Silly season or straight forward?

SUZUKA, JAPAN - OCTOBER 08: Second place finisher Max Verstappen of Netherlands and Red Bull Racing and third place finisher Daniel Ricciardo of Australia and Red Bull Racing celebrate on the podium during the Formula One Grand Prix of Japan at Suzuka Circuit on October 8, 2017 in Suzuka. (Photo by Will Taylor-Medhurst/Getty Images)

Formula One is currently approaching the business end of its annual silly season concerning the driver market.

Unusually, the silly season has centred around 2019 rather than the immediate matter of 2018.

So is next year looking straight forward as far as the driver market is concerned for each team?



Mercedes are retaining Lewis Hamilton and Valtteri Bottas for 2018.

Hamilton has yet to put pen to paper on his new contract but Bottas’ deal is just for one year.


2017 Australian Grand Prix, Saturday - Steve Etherington
Steve Etherington, Valtteri Bottas and Lewis Hamilton on Media day in Melbourne,


With the 2019 driver market looking wide open, this looks to be the correct decision because if Max Verstappen or someone else become available then they can bring him into the team.

Mercedes’ young driver and 2017 GP3 champion, George Russell is another candidate for 2019 so better to keep options open.

Another thing to consider is that we don’t know how long Hamilton’s new contract will be for.

That complicates things if its a one year deal because it could be one pair out and another in come 2019.



The ‘Prancing Horse’ has kept Sebastian Vettel and Kimi Raikkonen for 2018.

Vettel was a obvious keeper but I am unsure whether Kimi is the right man given that he tends to be fighting the Red Bulls more as of late.

Ferrari have two young talented drivers in Antonio Giovinazzi and Charles Leclerc waiting in the wings. At least one of them perhaps deserve to be in Kimi’s car next season but Scuderia knows that Vettel probably wouldn’t of signed a new deal if that happened.

Personally, I would of put Leclerc in one of the Ferrari seats because he seems ready for a top seat at just 19 years old and could push Vettel that bit harder.

In the end, we have to make do with another season of Vettel and Raikkonen but hopefully 2019 will see change.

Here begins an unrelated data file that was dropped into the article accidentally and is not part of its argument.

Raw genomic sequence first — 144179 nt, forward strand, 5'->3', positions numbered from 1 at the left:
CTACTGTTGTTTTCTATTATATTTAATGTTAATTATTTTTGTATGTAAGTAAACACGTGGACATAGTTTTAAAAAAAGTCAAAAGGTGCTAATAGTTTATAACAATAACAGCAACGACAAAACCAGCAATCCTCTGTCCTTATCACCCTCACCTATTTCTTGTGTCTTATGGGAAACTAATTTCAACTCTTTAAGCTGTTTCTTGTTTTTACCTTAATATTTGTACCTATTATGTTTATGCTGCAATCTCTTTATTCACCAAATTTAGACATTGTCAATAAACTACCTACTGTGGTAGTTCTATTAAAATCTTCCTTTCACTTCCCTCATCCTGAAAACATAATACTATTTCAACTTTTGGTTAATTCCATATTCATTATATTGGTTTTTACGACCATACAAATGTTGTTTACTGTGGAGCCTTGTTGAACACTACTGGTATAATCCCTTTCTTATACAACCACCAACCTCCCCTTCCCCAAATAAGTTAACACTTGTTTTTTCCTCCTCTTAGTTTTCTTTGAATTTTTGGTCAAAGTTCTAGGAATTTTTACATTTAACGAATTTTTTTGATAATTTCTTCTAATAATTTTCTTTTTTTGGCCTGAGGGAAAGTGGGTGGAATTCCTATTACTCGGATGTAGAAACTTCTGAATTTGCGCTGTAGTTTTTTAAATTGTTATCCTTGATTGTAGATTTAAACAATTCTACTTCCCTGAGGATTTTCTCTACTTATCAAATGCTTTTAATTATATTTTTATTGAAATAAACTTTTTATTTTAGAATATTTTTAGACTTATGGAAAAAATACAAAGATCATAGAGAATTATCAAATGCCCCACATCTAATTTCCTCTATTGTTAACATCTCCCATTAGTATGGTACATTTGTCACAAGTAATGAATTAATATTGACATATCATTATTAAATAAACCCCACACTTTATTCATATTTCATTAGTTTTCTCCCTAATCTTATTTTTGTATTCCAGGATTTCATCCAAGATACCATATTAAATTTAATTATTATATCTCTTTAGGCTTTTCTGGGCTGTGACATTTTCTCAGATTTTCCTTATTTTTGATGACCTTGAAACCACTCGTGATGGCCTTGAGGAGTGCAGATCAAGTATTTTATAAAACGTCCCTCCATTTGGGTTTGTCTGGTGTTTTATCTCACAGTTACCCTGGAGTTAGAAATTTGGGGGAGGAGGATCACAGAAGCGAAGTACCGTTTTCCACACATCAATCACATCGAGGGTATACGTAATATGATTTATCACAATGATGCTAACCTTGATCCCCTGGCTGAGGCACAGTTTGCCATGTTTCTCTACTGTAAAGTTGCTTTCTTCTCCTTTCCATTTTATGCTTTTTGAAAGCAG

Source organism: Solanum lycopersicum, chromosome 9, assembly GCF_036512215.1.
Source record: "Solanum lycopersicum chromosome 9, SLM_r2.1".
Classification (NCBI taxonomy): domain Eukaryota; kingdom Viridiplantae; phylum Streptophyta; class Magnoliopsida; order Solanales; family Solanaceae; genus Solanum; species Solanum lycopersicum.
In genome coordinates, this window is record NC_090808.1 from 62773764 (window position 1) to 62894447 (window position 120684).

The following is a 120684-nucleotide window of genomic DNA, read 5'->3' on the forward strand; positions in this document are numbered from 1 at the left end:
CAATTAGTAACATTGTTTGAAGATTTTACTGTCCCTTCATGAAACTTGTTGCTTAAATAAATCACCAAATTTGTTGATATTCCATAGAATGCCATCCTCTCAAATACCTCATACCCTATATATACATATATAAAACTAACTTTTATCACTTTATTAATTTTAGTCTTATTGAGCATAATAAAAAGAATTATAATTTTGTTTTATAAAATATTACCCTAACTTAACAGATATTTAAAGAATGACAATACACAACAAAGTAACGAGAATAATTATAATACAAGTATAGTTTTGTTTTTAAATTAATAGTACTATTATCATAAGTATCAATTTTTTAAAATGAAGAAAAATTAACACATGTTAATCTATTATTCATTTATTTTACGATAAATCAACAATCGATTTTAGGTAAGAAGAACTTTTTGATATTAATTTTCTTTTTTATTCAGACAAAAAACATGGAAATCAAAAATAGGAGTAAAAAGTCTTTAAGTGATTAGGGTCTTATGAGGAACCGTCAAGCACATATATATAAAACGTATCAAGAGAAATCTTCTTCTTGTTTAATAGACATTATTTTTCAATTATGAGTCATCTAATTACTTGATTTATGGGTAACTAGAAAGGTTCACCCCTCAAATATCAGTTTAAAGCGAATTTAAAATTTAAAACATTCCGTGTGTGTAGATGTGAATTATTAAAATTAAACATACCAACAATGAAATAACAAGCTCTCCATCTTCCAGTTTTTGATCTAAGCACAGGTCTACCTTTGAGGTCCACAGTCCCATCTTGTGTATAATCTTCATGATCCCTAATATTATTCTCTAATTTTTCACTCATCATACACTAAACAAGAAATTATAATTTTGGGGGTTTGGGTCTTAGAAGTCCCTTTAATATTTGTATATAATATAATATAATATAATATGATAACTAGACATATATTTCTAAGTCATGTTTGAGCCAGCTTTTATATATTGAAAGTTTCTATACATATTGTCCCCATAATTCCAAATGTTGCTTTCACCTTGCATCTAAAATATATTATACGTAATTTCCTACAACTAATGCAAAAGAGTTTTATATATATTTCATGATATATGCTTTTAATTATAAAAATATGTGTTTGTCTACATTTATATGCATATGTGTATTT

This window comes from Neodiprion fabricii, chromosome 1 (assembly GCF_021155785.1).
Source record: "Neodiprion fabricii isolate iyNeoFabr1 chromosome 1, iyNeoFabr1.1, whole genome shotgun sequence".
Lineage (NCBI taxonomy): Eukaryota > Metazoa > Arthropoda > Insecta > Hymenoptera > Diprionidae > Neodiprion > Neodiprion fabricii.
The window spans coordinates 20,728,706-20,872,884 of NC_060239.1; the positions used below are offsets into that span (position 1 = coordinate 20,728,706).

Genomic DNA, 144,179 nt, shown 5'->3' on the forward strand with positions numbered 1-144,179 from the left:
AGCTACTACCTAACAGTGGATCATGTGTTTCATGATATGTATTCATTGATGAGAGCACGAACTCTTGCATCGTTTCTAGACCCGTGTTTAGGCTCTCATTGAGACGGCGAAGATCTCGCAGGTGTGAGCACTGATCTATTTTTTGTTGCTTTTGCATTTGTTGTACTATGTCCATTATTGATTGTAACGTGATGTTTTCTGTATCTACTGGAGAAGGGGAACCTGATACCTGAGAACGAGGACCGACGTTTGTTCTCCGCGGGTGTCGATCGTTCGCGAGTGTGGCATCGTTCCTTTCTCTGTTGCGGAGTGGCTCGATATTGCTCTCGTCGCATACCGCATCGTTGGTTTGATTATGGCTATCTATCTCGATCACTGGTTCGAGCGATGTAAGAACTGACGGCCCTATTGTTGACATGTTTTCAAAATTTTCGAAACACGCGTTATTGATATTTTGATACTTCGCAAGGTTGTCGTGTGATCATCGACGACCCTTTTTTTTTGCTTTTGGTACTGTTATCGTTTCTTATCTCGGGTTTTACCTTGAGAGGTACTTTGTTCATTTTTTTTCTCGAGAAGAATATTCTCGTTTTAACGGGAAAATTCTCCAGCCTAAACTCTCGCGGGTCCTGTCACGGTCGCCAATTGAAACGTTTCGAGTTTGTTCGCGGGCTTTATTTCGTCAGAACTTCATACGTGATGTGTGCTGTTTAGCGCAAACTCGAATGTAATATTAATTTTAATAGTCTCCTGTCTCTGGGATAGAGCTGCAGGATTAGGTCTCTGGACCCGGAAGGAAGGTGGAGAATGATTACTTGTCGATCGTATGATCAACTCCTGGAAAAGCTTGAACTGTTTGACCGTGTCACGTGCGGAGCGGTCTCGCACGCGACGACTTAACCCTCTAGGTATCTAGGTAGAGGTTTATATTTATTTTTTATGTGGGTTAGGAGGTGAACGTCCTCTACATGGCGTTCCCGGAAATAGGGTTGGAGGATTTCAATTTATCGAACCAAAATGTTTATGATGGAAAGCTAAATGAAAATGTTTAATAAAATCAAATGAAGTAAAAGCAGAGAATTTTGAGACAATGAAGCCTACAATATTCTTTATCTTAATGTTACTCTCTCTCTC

Red Bull

For Red Bull, next year might be their last with Verstappen and Daniel Ricciardo in their cars.


Verstappen and Ricciardo
Daniel Ricciardo and Max Verstappen on 2017 Japanese GP podium, 8/10/17, Getty Images & Red Bull Content Pool,


With both drivers’ contracts up at end of next season, the key has to be getting the car right from Australia onwards. Of course, there will be the odd wobble here and there but they cannot afford the slow development as saw this season.

A repeat of that and 2019 will definitely be interesting because Verstappen and Ricciardo want titles, NOT to sit around driving a slowly developed car for most of season.

In summary, 2018 is make or break for Red Bull and their driver lineup.


Force India

For a team that has been consistent all season, next year could see further improvement.

Esteban Ocon is entering the second of a two year loan whilst Sergio Perez has recently signed a new one year deal.

In my opinion, this is great because both drivers work well together (race collisions aside).

When I spoke to Perez in August, he said; ‘I think we are moving in the right direction to be there more constantly.’

Hopefully his new deal will enable Force India to make further strides forwards to challenge the top team. 

With both drivers available after next season, it will be interesting to see what the team does because can see Russell ending up on loan here for 2019.